4 Steps to Maximize Financial Success this Planting Season

Spring is here and planting season will shortly be in full force. The U.S. Department of Agriculture projects farmers will plant a record 182 million farmland acres of corn and soybeans in 2021. While for most, planting is the main priority, understanding financial positioning now can set up your operation for the future. Here a few steps to maximize success: 

1.  Review previous years’ financials and build a budget.  Review your previous years’ financials to see where things went right and where things went wrong. Understanding and tracking where you are year over year will create a trendline and will determine where you are headed as an operation.

Then, think about creating a budget for the upcoming operating cycle. Creating the budget for the upcoming year, will give you a good idea of your breakeven and if you can reasonably expect to make a profit. If the bottom line is negative, take a deeper dive to find opportunities to improve your margin. Whether that is eliminating unneeded expense, changing your crop mix and/or refining your marketing plan.  Some of the most common overpaid expenses are chemicals, rent, and equipment leases. Continuously upgrading machinery year over year is not necessary.

2. Get to know your financial ratios. Understanding your financial ratios will give you a good idea where your operation currently stands. Hone in on working capital and balance sheet leverage (debt to asset). Working capital is calculated by taking current assets minus current liabilities. Most ag lenders target working capital to expense at 20%.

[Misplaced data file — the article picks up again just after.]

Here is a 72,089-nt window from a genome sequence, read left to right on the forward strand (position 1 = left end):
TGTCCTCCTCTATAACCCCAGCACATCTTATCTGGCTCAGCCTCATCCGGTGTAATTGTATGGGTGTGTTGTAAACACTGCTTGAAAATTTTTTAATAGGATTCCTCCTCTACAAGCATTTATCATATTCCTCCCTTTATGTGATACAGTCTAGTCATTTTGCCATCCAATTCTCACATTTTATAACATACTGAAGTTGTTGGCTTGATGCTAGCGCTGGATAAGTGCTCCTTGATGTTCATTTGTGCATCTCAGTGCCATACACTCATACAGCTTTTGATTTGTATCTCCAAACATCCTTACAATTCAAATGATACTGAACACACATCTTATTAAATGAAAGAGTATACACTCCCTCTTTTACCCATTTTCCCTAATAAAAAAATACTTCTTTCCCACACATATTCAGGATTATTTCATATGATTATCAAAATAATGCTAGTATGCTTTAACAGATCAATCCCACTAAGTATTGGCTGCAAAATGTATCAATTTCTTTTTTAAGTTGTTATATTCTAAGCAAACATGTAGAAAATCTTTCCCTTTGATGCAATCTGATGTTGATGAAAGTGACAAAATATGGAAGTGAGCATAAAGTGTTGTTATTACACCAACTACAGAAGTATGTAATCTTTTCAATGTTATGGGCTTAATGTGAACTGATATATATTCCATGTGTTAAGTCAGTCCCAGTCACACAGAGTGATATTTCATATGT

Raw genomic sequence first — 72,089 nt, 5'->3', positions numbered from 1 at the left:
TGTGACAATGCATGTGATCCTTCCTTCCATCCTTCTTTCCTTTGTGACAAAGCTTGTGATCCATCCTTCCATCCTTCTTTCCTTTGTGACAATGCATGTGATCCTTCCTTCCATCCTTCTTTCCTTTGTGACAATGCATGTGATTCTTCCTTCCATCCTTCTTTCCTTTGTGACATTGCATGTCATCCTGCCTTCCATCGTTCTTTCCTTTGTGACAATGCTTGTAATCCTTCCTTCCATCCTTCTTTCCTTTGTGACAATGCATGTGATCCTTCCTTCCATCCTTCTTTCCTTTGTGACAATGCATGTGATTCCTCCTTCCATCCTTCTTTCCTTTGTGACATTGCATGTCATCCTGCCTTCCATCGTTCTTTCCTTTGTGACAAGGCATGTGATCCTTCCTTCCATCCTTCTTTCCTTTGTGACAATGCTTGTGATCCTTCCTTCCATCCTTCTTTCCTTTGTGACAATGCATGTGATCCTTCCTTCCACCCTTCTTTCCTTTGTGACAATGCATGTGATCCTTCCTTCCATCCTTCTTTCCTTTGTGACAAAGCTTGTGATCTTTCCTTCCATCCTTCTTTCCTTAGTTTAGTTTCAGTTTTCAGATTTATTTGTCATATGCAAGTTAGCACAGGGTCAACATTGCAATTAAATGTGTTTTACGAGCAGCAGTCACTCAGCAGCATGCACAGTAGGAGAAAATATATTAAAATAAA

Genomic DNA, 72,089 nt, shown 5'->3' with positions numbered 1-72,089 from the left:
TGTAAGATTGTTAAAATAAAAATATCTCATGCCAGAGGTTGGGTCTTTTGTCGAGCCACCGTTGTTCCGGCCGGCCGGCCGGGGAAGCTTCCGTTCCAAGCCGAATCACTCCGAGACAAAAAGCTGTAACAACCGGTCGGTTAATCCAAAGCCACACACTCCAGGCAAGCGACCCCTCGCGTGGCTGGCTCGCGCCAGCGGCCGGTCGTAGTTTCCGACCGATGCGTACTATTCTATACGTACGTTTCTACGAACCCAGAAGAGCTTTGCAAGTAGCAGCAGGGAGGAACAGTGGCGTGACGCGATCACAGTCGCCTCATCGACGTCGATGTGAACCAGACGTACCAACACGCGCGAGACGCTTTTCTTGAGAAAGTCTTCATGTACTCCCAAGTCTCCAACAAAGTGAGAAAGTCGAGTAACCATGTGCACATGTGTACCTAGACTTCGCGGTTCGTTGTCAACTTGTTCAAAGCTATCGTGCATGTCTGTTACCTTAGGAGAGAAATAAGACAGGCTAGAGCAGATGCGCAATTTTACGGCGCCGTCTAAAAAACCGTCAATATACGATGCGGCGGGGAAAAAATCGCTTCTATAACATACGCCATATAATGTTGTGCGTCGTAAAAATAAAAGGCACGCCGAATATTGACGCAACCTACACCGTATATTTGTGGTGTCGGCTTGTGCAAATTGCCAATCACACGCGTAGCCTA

If that number is close to zero, or worse, negative, you may need to consider a restructure or change to the structure of the operation. Debt-To-Asset specifically measures the amount of debt the business or farm has when compared to the total assets owned by the business or farm. 50% – 60% is acceptable, but under 50% is ideal.

3. Consider consolidating debt. Review your debt and see if consolidating will benefit your operation. Restructuring debt by moving carry-over losses and short-term amortizing debt onto the real estate may reduce annual principal and interest obligations and rebuild working capital. Working capital funds day-to-day operations and represents a company’s ability to pay its current liabilities with its current assets.

The cost of working capital is related to an operation’s current liability expenses relative to its current assets. The goal of working capital management is to maximize operational efficiency and reducing capital costs.

4. Update balance sheet and review land trends for real estate value.  Update your assets; find out your current, intermediate, and long-term situations. Reevaluating your assets is a task that can often be skipped in a continuously changing real estate and machinery market.  

Review your state’s land market trends, usually provided by the state university or ASFMRA. While there may be certain sales around your farm that can lead you to believe your value per acre has risen, that is not always the case. Understanding your land class, average county values, and market activity will help make an accurate estimation of your real estate value. 

Joe Erickson, Conterra Ag AVP Relationship Manager, is based in Iowa and covers the central Midwest region. In addition to working with both producers and lenders ensuring farm loan success, Joe works with the Conterra credit team as a collateral analyst.  You can start a conversation with Joe at Joe.Erickson@ConterraAg.com, or reach any of the Conterra relationship managers at ConterraAg.com.

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